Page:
What is Causing the Growing Epidemic of Disordered Eating
Clinical eating disorders have clear indications and criteria for diagnosis. Anorexia nervosa, bulimia nervosa, binge eating disorder, and eating disorder not otherwise specified (ED-NOS) are all represented in the Diagnostic and Statistical Manual-V (DSM-V) and have strict parameters for diagnosis. Not so easy to spot are those eating habits that, although they may not fit the definition of an eating disorder, have troubling consequences for a person’s physical and emotional health. These eating behaviors fall into a category termed disordered eating, and they are far more prevalent than we may have realized.
Body dysmorphia– seeing oneself as overweight when weight is actually within a healthy range
Rigid exercise routine
Obsessive calorie counting
Restriction of certain foods or food groups
Rigid eating routine
At Risk of Developing an Eating Disorder?
These behaviors seem to mirror some of the behaviors we see in traditional eating disorders. The difference between disordered eating and an eating disorder is this: symptoms may not be as extreme and the behaviors may not be as severe as those that occur with an eating disorder. It is important to remember that while a person with disordered eating may not currently meet the criteria to be diagnosed with an eating disorder, he or she could be at risk for developing a full-blown eating disorder. Anxiety and depression are common co-occurring issues with disordered eating. Psychotherapy and nutrition counseling are recommended to address behaviors and reestablish a healthy relationship with food.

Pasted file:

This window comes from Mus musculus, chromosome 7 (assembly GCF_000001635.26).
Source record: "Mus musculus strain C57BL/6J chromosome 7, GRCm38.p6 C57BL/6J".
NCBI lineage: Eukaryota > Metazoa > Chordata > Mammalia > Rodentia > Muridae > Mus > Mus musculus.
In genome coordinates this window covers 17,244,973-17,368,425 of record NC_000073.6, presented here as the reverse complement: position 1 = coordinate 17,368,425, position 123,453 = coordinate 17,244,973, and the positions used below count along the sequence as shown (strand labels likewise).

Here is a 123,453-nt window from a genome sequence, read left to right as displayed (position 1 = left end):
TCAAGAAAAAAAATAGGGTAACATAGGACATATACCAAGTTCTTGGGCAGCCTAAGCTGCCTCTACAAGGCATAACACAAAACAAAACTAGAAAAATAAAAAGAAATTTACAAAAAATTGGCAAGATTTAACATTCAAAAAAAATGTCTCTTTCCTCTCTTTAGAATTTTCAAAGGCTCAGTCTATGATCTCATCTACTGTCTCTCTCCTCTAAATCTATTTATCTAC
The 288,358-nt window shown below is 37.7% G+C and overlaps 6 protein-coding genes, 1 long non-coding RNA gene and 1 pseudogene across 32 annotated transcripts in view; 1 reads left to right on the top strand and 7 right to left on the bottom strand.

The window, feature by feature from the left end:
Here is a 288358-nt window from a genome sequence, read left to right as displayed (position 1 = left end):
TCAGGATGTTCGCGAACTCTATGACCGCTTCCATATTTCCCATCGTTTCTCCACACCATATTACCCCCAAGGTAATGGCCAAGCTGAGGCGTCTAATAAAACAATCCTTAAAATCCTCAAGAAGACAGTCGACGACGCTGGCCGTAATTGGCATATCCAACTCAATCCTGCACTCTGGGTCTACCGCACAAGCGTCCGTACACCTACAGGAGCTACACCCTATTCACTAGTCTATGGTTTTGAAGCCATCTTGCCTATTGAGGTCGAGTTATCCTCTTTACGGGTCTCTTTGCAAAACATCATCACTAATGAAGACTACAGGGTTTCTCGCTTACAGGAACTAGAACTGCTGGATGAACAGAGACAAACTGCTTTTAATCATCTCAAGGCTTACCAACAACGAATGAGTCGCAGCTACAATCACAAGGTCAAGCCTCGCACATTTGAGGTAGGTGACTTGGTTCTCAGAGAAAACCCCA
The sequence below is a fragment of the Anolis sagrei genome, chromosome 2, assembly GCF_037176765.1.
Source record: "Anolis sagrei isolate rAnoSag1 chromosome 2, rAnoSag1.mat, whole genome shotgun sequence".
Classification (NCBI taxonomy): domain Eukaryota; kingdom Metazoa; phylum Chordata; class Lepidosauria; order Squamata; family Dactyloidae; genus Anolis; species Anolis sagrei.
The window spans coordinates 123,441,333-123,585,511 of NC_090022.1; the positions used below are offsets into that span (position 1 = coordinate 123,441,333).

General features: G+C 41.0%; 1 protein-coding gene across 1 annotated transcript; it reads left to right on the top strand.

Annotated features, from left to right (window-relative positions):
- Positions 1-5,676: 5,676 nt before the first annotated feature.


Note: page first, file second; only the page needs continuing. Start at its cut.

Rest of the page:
Tips to Prevent Disordered Eating
Gottlieb (2014) goes on to share some tips for preventing or managing disordered eating:
Avoid crash diets
Set healthy limits for exercise routines. Focus on what’s enjoyable!
Stop negative body talk
Do not keep a scale in the house
Self-esteem issues and negative body image are common in the general population. Add to that the pressures we feel daily around how we “should” look and how we “should” eat, and it is no surprise why many people develop disordered eating and eating disorders. Maintaining a healthy relationship with ourselves, our food, and getting support when we need it are all great ways to put a stop to disordered eating and get back to living life and taking care of ourselves.